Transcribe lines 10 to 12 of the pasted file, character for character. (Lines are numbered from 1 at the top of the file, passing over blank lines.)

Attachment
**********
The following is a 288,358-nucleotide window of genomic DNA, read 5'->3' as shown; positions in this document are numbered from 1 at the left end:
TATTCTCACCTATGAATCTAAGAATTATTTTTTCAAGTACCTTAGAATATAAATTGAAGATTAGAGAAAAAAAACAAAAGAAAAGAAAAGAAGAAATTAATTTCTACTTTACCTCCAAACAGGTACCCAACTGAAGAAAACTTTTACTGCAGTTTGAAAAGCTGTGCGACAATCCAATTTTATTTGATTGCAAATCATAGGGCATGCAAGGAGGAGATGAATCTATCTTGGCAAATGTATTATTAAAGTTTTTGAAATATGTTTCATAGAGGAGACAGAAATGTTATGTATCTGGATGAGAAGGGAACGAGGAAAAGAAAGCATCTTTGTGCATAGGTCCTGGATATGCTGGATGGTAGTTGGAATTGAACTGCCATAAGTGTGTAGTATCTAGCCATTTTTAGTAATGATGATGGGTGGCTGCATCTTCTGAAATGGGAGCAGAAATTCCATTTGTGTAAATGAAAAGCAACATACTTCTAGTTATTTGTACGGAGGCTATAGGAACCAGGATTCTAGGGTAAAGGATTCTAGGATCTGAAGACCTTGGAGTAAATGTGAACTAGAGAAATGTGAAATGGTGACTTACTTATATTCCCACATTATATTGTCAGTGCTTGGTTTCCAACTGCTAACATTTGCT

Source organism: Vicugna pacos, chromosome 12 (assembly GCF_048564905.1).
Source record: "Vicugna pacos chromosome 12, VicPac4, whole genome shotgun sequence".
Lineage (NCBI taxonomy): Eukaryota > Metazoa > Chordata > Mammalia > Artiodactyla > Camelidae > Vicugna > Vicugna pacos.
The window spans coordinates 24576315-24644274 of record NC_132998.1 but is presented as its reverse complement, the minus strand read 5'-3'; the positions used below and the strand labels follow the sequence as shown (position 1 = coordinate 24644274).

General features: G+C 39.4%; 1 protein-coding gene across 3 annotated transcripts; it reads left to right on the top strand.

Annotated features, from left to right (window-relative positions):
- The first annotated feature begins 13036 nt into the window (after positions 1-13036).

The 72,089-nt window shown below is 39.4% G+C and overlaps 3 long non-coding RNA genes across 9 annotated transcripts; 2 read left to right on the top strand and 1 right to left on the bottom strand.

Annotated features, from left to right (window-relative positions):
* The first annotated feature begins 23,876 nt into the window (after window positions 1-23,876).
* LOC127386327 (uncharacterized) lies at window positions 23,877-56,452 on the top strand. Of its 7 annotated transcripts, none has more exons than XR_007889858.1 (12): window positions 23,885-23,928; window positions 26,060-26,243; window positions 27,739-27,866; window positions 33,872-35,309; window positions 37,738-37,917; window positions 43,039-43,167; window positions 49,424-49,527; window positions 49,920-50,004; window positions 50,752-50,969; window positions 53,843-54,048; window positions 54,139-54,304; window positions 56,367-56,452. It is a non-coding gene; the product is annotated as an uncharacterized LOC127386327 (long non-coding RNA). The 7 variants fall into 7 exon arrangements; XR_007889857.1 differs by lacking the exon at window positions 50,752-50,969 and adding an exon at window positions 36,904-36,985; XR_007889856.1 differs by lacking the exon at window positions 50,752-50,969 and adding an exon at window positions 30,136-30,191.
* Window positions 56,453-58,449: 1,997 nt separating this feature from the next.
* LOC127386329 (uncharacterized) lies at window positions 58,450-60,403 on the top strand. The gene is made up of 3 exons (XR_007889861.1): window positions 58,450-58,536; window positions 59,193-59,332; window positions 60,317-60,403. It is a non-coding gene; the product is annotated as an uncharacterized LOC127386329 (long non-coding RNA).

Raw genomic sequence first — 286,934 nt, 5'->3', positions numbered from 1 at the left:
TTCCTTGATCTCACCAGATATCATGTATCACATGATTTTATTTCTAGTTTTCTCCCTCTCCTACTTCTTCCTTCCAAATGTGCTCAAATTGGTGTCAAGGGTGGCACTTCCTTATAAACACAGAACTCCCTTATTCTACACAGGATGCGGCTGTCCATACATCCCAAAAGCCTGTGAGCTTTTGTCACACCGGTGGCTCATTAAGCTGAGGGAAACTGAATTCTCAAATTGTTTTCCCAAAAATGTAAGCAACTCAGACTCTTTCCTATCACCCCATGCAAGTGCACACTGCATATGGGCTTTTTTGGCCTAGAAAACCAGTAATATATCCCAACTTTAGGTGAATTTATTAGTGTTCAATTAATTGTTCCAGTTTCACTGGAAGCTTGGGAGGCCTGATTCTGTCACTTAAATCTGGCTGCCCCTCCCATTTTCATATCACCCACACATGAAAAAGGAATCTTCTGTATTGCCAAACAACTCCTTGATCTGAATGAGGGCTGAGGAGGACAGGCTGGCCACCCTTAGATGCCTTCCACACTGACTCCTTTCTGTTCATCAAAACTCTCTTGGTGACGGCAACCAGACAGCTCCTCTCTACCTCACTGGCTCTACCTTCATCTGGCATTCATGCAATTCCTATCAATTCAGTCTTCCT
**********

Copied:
The 72,089-nt window shown below is 39.4% G+C and overlaps 3 long non-coding RNA genes across 9 annotated transcripts; 2 read left to right on the top strand and 1 right to left on the bottom strand.

Annotated features, from left to right (window-relative positions):
* The first annotated feature begins 23,876 nt into the window (after window positions 1-23,876).